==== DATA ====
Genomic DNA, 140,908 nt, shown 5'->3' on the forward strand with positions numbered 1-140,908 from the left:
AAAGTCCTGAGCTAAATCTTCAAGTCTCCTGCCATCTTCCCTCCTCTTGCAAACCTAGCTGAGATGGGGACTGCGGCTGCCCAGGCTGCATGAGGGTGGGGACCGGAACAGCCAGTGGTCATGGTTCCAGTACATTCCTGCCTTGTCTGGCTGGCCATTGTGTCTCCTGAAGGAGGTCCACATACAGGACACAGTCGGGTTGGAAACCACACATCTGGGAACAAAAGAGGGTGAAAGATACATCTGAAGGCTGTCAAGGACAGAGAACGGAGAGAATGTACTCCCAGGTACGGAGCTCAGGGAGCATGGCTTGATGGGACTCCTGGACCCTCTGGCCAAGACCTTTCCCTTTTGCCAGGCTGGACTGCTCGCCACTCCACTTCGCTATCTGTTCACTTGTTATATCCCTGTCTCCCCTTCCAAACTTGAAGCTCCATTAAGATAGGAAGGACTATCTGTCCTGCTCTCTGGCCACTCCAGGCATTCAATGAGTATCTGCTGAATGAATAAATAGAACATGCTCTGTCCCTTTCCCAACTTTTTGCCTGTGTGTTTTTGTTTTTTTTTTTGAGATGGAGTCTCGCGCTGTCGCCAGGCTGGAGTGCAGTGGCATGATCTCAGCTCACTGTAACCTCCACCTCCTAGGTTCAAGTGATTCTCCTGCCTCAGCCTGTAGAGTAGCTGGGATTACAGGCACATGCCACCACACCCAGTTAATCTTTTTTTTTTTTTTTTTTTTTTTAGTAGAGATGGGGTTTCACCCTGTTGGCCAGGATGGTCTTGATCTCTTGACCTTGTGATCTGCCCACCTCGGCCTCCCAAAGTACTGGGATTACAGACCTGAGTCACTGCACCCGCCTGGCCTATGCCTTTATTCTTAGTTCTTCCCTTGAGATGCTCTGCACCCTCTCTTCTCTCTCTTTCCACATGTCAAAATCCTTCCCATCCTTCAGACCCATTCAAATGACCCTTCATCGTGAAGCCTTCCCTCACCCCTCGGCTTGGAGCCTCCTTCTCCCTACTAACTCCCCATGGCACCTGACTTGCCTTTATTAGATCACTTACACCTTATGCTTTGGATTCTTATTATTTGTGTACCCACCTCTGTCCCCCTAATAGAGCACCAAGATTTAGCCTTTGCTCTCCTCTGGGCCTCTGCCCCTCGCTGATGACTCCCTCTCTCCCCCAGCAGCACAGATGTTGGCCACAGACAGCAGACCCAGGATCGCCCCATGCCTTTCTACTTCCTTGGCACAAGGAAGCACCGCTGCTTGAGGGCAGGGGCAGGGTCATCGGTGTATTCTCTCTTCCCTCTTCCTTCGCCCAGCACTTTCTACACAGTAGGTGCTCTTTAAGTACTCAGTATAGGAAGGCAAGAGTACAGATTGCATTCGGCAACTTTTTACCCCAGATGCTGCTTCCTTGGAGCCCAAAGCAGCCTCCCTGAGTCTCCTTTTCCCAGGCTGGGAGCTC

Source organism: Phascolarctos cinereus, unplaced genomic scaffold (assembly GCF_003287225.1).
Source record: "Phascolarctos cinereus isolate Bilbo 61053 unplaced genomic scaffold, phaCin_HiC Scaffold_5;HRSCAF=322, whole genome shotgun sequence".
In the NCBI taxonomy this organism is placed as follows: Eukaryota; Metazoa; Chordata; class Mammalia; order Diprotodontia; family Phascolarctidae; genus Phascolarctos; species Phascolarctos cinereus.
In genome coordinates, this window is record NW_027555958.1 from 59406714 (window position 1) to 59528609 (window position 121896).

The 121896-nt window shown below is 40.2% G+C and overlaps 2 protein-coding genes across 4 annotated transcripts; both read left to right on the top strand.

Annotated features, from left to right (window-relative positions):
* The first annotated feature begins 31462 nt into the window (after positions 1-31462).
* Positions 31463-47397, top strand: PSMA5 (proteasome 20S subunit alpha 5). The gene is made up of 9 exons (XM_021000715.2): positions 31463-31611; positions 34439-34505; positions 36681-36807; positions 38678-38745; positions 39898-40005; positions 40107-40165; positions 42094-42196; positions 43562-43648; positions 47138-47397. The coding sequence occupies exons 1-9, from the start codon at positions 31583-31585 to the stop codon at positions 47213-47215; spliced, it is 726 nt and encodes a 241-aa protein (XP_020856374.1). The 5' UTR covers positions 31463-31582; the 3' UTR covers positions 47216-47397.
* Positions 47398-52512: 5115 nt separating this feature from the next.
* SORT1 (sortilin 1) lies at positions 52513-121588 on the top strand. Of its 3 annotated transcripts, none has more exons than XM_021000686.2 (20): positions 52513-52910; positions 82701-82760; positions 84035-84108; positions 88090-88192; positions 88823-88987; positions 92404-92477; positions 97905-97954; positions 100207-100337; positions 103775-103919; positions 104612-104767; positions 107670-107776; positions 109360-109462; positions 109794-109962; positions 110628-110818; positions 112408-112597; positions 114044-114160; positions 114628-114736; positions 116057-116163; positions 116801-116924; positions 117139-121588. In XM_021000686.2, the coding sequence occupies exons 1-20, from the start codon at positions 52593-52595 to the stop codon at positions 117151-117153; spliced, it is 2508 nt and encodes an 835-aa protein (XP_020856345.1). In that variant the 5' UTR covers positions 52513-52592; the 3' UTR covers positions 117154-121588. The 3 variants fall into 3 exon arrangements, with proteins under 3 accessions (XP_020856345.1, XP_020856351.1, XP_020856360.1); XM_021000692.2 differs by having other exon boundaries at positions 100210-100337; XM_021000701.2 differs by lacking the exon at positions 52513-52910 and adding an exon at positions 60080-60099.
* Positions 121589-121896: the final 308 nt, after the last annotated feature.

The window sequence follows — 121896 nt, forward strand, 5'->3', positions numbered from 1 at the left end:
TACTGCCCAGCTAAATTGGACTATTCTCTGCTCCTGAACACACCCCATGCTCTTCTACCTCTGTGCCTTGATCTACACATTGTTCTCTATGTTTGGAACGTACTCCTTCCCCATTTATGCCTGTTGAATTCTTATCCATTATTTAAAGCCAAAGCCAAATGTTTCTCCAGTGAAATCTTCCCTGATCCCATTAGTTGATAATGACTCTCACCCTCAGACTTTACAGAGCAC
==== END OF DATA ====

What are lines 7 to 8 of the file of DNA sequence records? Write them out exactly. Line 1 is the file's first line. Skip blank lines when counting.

The 121896-nt window shown below is 40.2% G+C and overlaps 2 protein-coding genes across 4 annotated transcripts; both read left to right on the top strand.

Annotated features, from left to right (window-relative positions):